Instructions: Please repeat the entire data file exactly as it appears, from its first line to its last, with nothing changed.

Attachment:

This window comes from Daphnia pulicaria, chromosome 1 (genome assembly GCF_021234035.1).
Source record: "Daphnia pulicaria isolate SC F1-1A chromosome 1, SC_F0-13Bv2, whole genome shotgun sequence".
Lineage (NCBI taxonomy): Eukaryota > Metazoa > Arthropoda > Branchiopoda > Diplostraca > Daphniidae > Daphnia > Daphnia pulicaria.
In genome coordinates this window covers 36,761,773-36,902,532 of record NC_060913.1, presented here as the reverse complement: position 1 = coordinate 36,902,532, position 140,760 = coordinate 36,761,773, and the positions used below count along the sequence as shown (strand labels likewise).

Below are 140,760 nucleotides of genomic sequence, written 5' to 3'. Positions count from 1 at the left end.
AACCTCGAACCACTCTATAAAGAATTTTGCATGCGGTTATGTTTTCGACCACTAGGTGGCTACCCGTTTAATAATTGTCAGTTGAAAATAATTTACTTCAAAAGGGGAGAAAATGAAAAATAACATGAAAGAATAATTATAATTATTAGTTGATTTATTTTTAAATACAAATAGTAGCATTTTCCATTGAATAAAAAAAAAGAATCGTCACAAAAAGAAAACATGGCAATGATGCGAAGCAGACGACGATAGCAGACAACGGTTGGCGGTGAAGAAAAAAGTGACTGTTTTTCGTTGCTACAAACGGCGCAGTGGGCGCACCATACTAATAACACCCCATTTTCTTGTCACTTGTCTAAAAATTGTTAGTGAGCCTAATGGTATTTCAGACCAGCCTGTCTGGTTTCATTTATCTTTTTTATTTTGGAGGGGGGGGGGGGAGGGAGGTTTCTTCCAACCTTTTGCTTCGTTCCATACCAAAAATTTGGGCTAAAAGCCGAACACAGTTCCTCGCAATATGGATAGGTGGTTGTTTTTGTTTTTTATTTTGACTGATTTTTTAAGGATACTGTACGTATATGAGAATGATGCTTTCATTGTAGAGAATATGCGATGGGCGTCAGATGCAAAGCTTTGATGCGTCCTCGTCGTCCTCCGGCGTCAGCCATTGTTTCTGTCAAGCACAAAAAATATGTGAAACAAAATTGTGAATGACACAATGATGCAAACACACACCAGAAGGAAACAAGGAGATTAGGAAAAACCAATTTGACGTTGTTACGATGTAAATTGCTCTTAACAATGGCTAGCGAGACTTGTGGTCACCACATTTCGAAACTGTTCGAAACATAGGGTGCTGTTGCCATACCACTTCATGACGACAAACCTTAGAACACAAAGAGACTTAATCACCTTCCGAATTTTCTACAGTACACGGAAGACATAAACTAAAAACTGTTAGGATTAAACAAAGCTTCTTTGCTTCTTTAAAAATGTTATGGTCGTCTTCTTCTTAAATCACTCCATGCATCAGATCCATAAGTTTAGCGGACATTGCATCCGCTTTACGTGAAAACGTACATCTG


This window comes from Daphnia pulicaria, chromosome 1 (genome assembly GCF_021234035.1).
Source record: "Daphnia pulicaria isolate SC F1-1A chromosome 1, SC_F0-13Bv2, whole genome shotgun sequence".
Lineage (NCBI taxonomy): Eukaryota > Metazoa > Arthropoda > Branchiopoda > Diplostraca > Daphniidae > Daphnia > Daphnia pulicaria.
In genome coordinates this window covers 36,761,773-36,902,532 of record NC_060913.1, presented here as the reverse complement: position 1 = coordinate 36,902,532, position 140,760 = coordinate 36,761,773, and the positions used below count along the sequence as shown (strand labels likewise).

Below are 140,760 nucleotides of genomic sequence, written 5' to 3'. Positions count from 1 at the left end.
AACCTCGAACCACTCTATAAAGAATTTTGCATGCGGTTATGTTTTCGACCACTAGGTGGCTACCCGTTTAATAATTGTCAGTTGAAAATAATTTACTTCAAAAGGGGAGAAAATGAAAAATAACATGAAAGAATAATTATAATTATTAGTTGATTTATTTTTAAATACAAATAGTAGCATTTTCCATTGAATAAAAAAAAAGAATCGTCACAAAAAGAAAACATGGCAATGATGCGAAGCAGACGACGATAGCAGACAACGGTTGGCGGTGAAGAAAAAAGTGACTGTTTTTCGTTGCTACAAACGGCGCAGTGGGCGCACCATACTAATAACACCCCATTTTCTTGTCACTTGTCTAAAAATTGTTAGTGAGCCTAATGGTATTTCAGACCAGCCTGTCTGGTTTCATTTATCTTTTTTATTTTGGAGGGGGGGGGGGGAGGGAGGTTTCTTCCAACCTTTTGCTTCGTTCCATACCAAAAATTTGGGCTAAAAGCCGAACACAGTTCCTCGCAATATGGATAGGTGGTTGTTTTTGTTTTTTATTTTGACTGATTTTTTAAGGATACTGTACGTATATGAGAATGATGCTTTCATTGTAGAGAATATGCGATGGGCGTCAGATGCAAAGCTTTGATGCGTCCTCGTCGTCCTCCGGCGTCAGCCATTGTTTCTGTCAAGCACAAAAAATATGTGAAACAAAATTGTGAATGACACAATGATGCAAACACACACCAGAAGGAAACAAGGAGATTAGGAAAAACCAATTTGACGTTGTTACGATGTAAATTGCTCTTAACAATGGCTAGCGAGACTTGTGGTCACCACATTTCGAAACTGTTCGAAACATAGGGTGCTGTTGCCATACCACTTCATGACGACAAACCTTAGAACACAAAGAGACTTAATCACCTTCCGAATTTTCTACAGTACACGGAAGACATAAACTAAAAACTGTTAGGATTAAACAAAGCTTCTTTGCTTCTTTAAAAATGTTATGGTCGTCTTCTTCTTAAATCACTCCATGCATCAGATCCATAAGTTTAGCGGACATTGCATCCGCTTTACGTGAAAACGTACATCTG